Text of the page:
CinemaClown’s review published on Letterboxd:
Making a sequel that can manage to live up to the expectations of the original is an achievement in itself. But when the original film is being universally hailed as the greatest motion picture ever made, measuring up to that same feat is undeniably a near impossible task. But then, that’s exactly what The Godfather Part II manages to accomplish by building upon the original in ways most sequels never dare to and is possibly the only film in existence that has the calibre to challenge the reputation of The Godfather. Boasting all the ingredients that made its predecessor one of world cinema’s greatest triumphs, The Godfather Part II remains one of the most critically & artistically successful films in cinema history and amongst all sequels, is certainly the most honoured.
The Godfather Part II tells the story of two generations of the Corleone family, thus serving as both a sequel & a prequel to the original, transitioning within the same film. The prequel portion is illustrated in a series of flashbacks and depicts the life of Vito Corleone (played by Marlon Brando in the previous film & by Robert De Niro in this one) and shows his rise from a poor immigrant in 1910s New York to the highly powerful & respected boss of the Corleone crime family. The sequel portion deals with the aftermath of the events of the first film and continues the journey of Michael Corleone as the new Don and shows him tightening his grip on his family business and expanding it into Vegas & Cuba. The two parallel dramas within the same film also serve as antonyms to each other, considering that one part follows Vito Corleone’s rise to power through love, fear & respect while the other part represents the fall of Michael Corleone from the ruthless boss of a vast empire to a lonely & empty shell of a human being.
Continuing the saga from where it signed off in the previous part, Francis Ford Coppola & Mario Puzo, this time, bring the origin & evolution of the Corleone crime family on-screen through flashbacks but also carry forward its current legacy in the sequel segment of the story. Francis Ford Coppola's direction is much improved than it was in The Godfather and presents him in complete control of all filmmaking aspects. The screenplay is expertly written by Coppola & Mario Puzo, adapting the prequel part from the novel while envisioning the sequel part from scratch and, just like the previous film, contains some of the most memorable quotes in movie history. Cinematography inherits the same Technicolor print from the original and adds different contrasts to distinguish the two parallel timelines occurring within the film. Editing is equally impressive for it balances the two stories beautifully and keeps the pace in check throughout its 200 minutes of runtime. Art Direction & Set Decoration shows major enhancements over its predecessor. And finally, the music by Nino Rota is even better, building upon the iconic score of The Godfather and exploring newer territories in this one.
One of this saga’s biggest strength has been its remarkable cast & splendid performances. The Godfather Part II features Al Pacino, Robert Duvall, John Cazale, Diane Keaton & Talia Shire in their reprising roles while also adding Robert De Niro, Lee Strasberg, Michael V. Gazzo & others to its strong ensemble. Al Pacino has given many spectacular performances in his film career but his work in this film remains his best. The cold & ruthless Michael Corleone, played exceptionally well by Al Pacino, returns to screen as more evolved & unforgiving and this performance of Pacino easily ranks among the finest that cinema has to offer. Robert De Niro comes next with an equally magical performance as young Vito Corleone and brilliantly modified his voice & expressions to match the attributes that Marlon Brando brought to this character in the previous film. John Cazale gets more screen time and delivers a heartbreaking performance as Fredo Corleone. Lee Strasberg & Michael V. Gazzo also chip in with strong inputs as Hyman Roth & Frank Pentangeli, respectively. And other impressive contributions come from Robert Duvall as Tom Hagen, Diane Keaton as Kay Adams-Corleone, Talia Shire as Connie Corleone, & Gastone Moschin as Don Fanucci.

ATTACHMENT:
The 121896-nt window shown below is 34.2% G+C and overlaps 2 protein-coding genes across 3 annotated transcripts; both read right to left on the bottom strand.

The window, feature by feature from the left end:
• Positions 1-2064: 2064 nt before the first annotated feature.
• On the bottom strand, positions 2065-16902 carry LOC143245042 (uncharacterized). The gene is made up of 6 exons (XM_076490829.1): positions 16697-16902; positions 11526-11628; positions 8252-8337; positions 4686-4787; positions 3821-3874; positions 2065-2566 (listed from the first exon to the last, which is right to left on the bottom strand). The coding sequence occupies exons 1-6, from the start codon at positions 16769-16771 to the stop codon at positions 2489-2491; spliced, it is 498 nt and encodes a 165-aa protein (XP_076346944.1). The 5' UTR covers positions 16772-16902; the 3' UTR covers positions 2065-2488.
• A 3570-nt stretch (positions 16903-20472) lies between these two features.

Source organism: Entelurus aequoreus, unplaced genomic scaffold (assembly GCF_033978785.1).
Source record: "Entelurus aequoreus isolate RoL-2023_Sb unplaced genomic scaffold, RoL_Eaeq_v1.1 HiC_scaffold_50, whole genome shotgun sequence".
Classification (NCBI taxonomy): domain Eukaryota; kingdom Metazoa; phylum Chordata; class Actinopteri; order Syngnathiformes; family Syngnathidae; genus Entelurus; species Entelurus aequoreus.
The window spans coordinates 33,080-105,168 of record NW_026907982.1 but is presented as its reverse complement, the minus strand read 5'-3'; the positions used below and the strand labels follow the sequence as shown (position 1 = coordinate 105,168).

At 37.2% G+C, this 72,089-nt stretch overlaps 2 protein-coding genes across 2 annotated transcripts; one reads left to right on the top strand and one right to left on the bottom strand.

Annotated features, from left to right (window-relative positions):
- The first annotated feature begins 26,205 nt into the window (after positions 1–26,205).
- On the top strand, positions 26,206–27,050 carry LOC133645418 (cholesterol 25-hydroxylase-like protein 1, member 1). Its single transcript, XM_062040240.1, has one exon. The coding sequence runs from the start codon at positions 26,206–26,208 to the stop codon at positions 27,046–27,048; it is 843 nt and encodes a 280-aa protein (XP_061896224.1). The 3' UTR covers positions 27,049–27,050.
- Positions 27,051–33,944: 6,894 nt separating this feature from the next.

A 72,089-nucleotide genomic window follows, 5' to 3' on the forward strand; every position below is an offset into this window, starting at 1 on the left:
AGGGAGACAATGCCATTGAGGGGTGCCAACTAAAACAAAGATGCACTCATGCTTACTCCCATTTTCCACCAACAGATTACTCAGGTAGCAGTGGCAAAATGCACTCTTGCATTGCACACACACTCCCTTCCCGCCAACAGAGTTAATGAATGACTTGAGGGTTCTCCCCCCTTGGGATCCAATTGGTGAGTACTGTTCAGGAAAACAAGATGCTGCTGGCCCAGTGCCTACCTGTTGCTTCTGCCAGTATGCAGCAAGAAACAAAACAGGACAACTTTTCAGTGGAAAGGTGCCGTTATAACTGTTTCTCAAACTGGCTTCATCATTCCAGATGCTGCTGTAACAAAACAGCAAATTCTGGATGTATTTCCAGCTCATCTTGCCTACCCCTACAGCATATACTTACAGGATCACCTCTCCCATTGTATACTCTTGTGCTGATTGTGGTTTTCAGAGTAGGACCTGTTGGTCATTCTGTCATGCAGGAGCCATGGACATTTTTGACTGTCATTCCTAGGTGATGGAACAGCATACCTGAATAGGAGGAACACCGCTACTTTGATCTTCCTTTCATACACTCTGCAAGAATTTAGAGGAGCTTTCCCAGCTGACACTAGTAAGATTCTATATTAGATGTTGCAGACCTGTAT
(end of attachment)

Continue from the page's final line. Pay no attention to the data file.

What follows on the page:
On an overall scale, everything about this sequel just works. It is more star-studded than the first film and all the filmmaking methods introduced in The Godfather appear seamlessly evolved in this second part. Fans will always be divided over which is a superior film but there is no denying that both movies are paramount examples of flawless filmmaking. As for the two stories that are masterfully intertwined within this film, I personally prefer the flashback segment more than Michael’s tale for it was much better filmed, more captivating & also added quite an amount of artistic touch to the whole narrative, comparatively. From start to finish, this masterpiece improves upon the original in such impressive ways that not only it succeeds as a successful follow-up to its predecessor but also shares the same class of greatness with it and both films, since their inception, have been highly instrumental in influencing its genre as well as cinema aesthetics. Displaying greatness in all aspects of filmmaking, The Godfather Part II is an ingenious work of expert artistry in both front & behind the camera and serves wonderfully as an epic conclusion to the violent history of the Corleone crime family. Certainly the greatest & most respected sequel of all time and one of the greatest treasures of world cinema, The Godfather Part II comes one hundred percent recommended.